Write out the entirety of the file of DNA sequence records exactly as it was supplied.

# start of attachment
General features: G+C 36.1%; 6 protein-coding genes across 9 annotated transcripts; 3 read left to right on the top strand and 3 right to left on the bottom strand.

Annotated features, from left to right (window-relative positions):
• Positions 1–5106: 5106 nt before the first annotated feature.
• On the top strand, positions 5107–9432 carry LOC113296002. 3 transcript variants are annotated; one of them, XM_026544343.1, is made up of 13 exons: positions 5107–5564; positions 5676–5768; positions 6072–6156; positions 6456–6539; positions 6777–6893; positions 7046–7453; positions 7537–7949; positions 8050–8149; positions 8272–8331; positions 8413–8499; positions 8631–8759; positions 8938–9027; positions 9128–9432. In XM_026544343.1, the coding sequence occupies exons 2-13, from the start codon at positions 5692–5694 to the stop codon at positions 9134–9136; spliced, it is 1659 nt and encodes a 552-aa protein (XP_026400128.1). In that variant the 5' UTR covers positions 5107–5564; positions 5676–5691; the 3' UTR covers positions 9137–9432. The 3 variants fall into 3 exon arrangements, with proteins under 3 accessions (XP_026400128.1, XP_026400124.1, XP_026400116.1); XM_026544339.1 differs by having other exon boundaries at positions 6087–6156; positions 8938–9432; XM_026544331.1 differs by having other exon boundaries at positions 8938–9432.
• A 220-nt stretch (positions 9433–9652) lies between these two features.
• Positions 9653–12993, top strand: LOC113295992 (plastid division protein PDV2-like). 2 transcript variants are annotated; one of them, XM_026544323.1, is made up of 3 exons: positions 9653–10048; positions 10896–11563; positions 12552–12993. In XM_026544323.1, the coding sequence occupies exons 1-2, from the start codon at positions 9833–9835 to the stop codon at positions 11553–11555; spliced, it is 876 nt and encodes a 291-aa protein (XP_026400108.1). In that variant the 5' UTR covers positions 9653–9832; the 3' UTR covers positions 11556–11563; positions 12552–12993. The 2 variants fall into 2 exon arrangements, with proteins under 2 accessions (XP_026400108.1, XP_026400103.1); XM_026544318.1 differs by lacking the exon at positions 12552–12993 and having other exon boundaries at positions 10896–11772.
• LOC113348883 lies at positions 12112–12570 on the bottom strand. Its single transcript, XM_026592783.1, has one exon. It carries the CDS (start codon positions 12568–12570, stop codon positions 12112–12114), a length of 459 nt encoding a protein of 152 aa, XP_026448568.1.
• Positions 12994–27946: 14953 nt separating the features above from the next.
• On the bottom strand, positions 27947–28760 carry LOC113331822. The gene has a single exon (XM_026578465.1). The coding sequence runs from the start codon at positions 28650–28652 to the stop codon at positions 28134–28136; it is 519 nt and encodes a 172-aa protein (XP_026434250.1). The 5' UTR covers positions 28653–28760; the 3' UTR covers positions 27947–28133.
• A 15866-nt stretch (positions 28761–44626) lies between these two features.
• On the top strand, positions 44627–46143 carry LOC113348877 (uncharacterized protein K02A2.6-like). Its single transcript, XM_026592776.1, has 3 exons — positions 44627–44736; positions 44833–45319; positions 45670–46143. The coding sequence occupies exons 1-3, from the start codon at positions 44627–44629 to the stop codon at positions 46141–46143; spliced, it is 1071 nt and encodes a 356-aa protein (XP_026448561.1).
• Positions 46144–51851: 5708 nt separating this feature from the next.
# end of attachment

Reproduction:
General features: G+C 36.1%; 6 protein-coding genes across 9 annotated transcripts; 3 read left to right on the top strand and 3 right to left on the bottom strand.

Annotated features, from left to right (window-relative positions):
• Positions 1–5106: 5106 nt before the first annotated feature.
• On the top strand, positions 5107–9432 carry LOC113296002. 3 transcript variants are annotated; one of them, XM_026544343.1, is made up of 13 exons: positions 5107–5564; positions 5676–5768; positions 6072–6156; positions 6456–6539; positions 6777–6893; positions 7046–7453; positions 7537–7949; positions 8050–8149; positions 8272–8331; positions 8413–8499; positions 8631–8759; positions 8938–9027; positions 9128–9432. In XM_026544343.1, the coding sequence occupies exons 2-13, from the start codon at positions 5692–5694 to the stop codon at positions 9134–9136; spliced, it is 1659 nt and encodes a 552-aa protein (XP_026400128.1). In that variant the 5' UTR covers positions 5107–5564; positions 5676–5691; the 3' UTR covers positions 9137–9432. The 3 variants fall into 3 exon arrangements, with proteins under 3 accessions (XP_026400128.1, XP_026400124.1, XP_026400116.1); XM_026544339.1 differs by having other exon boundaries at positions 6087–6156; positions 8938–9432; XM_026544331.1 differs by having other exon boundaries at positions 8938–9432.
• A 220-nt stretch (positions 9433–9652) lies between these two features.
• Positions 9653–12993, top strand: LOC113295992 (plastid division protein PDV2-like). 2 transcript variants are annotated; one of them, XM_026544323.1, is made up of 3 exons: positions 9653–10048; positions 10896–11563; positions 12552–12993. In XM_026544323.1, the coding sequence occupies exons 1-2, from the start codon at positions 9833–9835 to the stop codon at positions 11553–11555; spliced, it is 876 nt and encodes a 291-aa protein (XP_026400108.1). In that variant the 5' UTR covers positions 9653–9832; the 3' UTR covers positions 11556–11563; positions 12552–12993. The 2 variants fall into 2 exon arrangements, with proteins under 2 accessions (XP_026400108.1, XP_026400103.1); XM_026544318.1 differs by lacking the exon at positions 12552–12993 and having other exon boundaries at positions 10896–11772.
• LOC113348883 lies at positions 12112–12570 on the bottom strand. Its single transcript, XM_026592783.1, has one exon. It carries the CDS (start codon positions 12568–12570, stop codon positions 12112–12114), a length of 459 nt encoding a protein of 152 aa, XP_026448568.1.
• Positions 12994–27946: 14953 nt separating the features above from the next.
• On the bottom strand, positions 27947–28760 carry LOC113331822. The gene has a single exon (XM_026578465.1). The coding sequence runs from the start codon at positions 28650–28652 to the stop codon at positions 28134–28136; it is 519 nt and encodes a 172-aa protein (XP_026434250.1). The 5' UTR covers positions 28653–28760; the 3' UTR covers positions 27947–28133.
• A 15866-nt stretch (positions 28761–44626) lies between these two features.
• On the top strand, positions 44627–46143 carry LOC113348877 (uncharacterized protein K02A2.6-like). Its single transcript, XM_026592776.1, has 3 exons — positions 44627–44736; positions 44833–45319; positions 45670–46143. The coding sequence occupies exons 1-3, from the start codon at positions 44627–44629 to the stop codon at positions 46141–46143; spliced, it is 1071 nt and encodes a 356-aa protein (XP_026448561.1).
• Positions 46144–51851: 5708 nt separating this feature from the next.